See What AirPlanes Are Flying Overhead with Siri & iPhone
Have you ever seen a plane flying overhead and wondered just how high up it was, where it was going, or what flight number it identifies as? Now you don’t need to wonder anymore, because your iPhone (or iPad) can tell you exactly what flights are flying above you by way of the ever-useful iOS assistant Siri.
Siri can get the aircraft flight number, altitude, angle, aircraft type (the actual plane model like a Boeing 767-300, Airbus, or a Learjet 60, Cessna, etc), slant distance in mileage, and even a nice sky map showing where the sun or moon is in relation to the flights, helping to place them out in the sky. All of this comes courtesy of Siri’s connection to WolframAlpha, but the data itself is provided by something called ADS-B, an FAA tracking technology aimed at increasing flight safety and efficiency. And now you have access to that data in the palm of your hand thanks to Siri and the iPhone, how cool is that?
How to Show What AirPlanes Are Flying Above You with iPhone & Siri
To get flight sky data for your current location and for other locales, just ask Siri the following type of questions:
If you live in an area with a lot of air traffic, you’ll find the angle in degrees and the sky map data particularly handy, both can help to determine which plane is which using some additional visual cues. The sky map is visible by scrolling all the way down through the Siri response:
Or you can get overhead flight information for distant locales, just in case you’re wondering who is enjoying a view of some particular landmark or location:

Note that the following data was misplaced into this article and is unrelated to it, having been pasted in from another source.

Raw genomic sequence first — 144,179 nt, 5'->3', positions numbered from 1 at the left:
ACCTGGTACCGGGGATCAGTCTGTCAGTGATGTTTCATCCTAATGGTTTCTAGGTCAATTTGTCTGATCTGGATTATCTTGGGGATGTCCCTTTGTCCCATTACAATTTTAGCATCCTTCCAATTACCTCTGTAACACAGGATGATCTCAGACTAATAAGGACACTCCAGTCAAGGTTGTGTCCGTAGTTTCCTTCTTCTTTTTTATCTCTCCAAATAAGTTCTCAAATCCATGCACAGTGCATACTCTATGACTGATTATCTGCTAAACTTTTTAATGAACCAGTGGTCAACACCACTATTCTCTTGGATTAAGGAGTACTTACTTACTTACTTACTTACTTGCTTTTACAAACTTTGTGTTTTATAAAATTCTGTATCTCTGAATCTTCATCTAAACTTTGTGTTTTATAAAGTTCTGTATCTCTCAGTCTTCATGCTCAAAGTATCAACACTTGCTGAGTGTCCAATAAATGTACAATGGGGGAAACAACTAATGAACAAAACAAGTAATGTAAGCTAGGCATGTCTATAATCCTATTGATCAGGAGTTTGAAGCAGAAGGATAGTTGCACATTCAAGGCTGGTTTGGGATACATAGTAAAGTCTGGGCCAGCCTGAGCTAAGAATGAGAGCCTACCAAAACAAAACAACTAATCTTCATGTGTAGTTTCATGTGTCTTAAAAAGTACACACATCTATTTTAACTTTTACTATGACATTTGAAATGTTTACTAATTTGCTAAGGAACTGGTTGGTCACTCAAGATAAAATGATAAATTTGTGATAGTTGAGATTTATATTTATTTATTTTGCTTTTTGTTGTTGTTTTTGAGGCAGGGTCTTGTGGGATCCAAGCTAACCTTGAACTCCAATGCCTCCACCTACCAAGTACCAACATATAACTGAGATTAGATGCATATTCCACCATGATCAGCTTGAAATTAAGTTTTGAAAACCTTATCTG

Use this to quell your own curiosity, satisfy your inner flying nerd, discover which plane is leaving those long vapor trails behind them, debunk some chemtrail or UFO speculation, or maybe help to answer which of the planes flying above you is the one with inflight wi-fi that your buddy is iMessaging you from. This seems to only work with traditional planes and aircraft, and when testing it out with nearby airborne helicopters they did not seem to show up for whatever reason. Whether or not this works outside of the USA remains is not entirely clear, but because the data arrives from the FAA it very well could be US-only, or at least a regional thing depending on your country.
By the way, this works on all iPhone models as long as Siri is enabled and location services are enabled, and the device has an internet connection. Sometimes you have to adjust the language a bit, but Siri will use your location to ping WoframAlpha for flight data near you and offer the details accordingly. It absolutely works, so if you are having troubles getting the flights to show up, try adjusting your language a bit, asking Siri to ‘show me flights overhead’ for example.
Mac users without Siri don’t need to feel totally left out, if you get flight information sent to you through email you can use Mail app to track flights with the accompanying Dashboard widget. Not quite the same, but still convenient and interesting.
Whether you’re a fan of flight or just curious what planes are in the skies above you, now you can know in an instant. This is fun little find from Wolfram Alpha and CultOfMac.
Looking for some more interesting or useful Siri tricks? Don’t miss our Siri archives, we’ve got plenty of things you can do with the smart assistant.